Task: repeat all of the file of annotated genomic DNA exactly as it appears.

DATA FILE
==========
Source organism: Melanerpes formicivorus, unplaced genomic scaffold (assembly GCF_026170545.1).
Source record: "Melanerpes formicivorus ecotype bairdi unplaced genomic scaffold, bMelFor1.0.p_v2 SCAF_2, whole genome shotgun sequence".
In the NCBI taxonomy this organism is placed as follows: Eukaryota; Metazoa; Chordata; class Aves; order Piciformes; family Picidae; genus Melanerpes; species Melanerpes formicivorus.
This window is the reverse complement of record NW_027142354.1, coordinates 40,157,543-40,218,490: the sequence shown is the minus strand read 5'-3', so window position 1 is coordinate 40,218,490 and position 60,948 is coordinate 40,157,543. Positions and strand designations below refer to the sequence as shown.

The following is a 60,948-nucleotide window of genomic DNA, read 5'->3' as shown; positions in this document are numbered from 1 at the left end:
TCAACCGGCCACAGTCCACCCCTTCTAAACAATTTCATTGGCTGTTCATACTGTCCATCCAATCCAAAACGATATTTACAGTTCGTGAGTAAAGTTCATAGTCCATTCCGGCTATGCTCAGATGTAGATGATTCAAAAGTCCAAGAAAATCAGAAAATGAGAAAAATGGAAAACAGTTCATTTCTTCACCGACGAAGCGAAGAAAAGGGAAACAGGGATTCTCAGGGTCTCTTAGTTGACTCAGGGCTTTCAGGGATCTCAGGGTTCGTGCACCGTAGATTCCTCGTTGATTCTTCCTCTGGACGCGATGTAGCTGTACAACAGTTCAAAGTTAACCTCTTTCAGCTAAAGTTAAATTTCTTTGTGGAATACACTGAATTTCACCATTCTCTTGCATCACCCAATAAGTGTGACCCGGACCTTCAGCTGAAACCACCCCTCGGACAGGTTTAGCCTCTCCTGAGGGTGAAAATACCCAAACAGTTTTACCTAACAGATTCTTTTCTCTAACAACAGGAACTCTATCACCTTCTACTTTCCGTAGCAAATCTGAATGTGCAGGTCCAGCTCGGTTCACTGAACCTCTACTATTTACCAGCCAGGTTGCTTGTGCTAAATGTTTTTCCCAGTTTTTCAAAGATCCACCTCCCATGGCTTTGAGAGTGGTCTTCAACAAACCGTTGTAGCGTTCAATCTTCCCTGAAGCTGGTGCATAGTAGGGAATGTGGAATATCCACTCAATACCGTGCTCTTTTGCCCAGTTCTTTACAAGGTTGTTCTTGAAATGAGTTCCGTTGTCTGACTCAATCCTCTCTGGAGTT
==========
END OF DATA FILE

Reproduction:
Source organism: Melanerpes formicivorus, unplaced genomic scaffold (assembly GCF_026170545.1).
Source record: "Melanerpes formicivorus ecotype bairdi unplaced genomic scaffold, bMelFor1.0.p_v2 SCAF_2, whole genome shotgun sequence".
In the NCBI taxonomy this organism is placed as follows: Eukaryota; Metazoa; Chordata; class Aves; order Piciformes; family Picidae; genus Melanerpes; species Melanerpes formicivorus.
This window is the reverse complement of record NW_027142354.1, coordinates 40,157,543-40,218,490: the sequence shown is the minus strand read 5'-3', so window position 1 is coordinate 40,218,490 and position 60,948 is coordinate 40,157,543. Positions and strand designations below refer to the sequence as shown.

The following is a 60,948-nucleotide window of genomic DNA, read 5'->3' as shown; positions in this document are numbered from 1 at the left end:
TCAACCGGCCACAGTCCACCCCTTCTAAACAATTTCATTGGCTGTTCATACTGTCCATCCAATCCAAAACGATATTTACAGTTCGTGAGTAAAGTTCATAGTCCATTCCGGCTATGCTCAGATGTAGATGATTCAAAAGTCCAAGAAAATCAGAAAATGAGAAAAATGGAAAACAGTTCATTTCTTCACCGACGAAGCGAAGAAAAGGGAAACAGGGATTCTCAGGGTCTCTTAGTTGACTCAGGGCTTTCAGGGATCTCAGGGTTCGTGCACCGTAGATTCCTCGTTGATTCTTCCTCTGGACGCGATGTAGCTGTACAACAGTTCAAAGTTAACCTCTTTCAGCTAAAGTTAAATTTCTTTGTGGAATACACTGAATTTCACCATTCTCTTGCATCACCCAATAAGTGTGACCCGGACCTTCAGCTGAAACCACCCCTCGGACAGGTTTAGCCTCTCCTGAGGGTGAAAATACCCAAACAGTTTTACCTAACAGATTCTTTTCTCTAACAACAGGAACTCTATCACCTTCTACTTTCCGTAGCAAATCTGAATGTGCAGGTCCAGCTCGGTTCACTGAACCTCTACTATTTACCAGCCAGGTTGCTTGTGCTAAATGTTTTTCCCAGTTTTTCAAAGATCCACCTCCCATGGCTTTGAGAGTGGTCTTCAACAAACCGTTGTAGCGTTCAATCTTCCCTGAAGCTGGTGCATAGTAGGGAATGTGGAATATCCACTCAATACCGTGCTCTTTTGCCCAGTTCTTTACAAGGTTGTTCTTGAAATGAGTTCCGTTGTCTGACTCAATCCTCTCTGGAGTT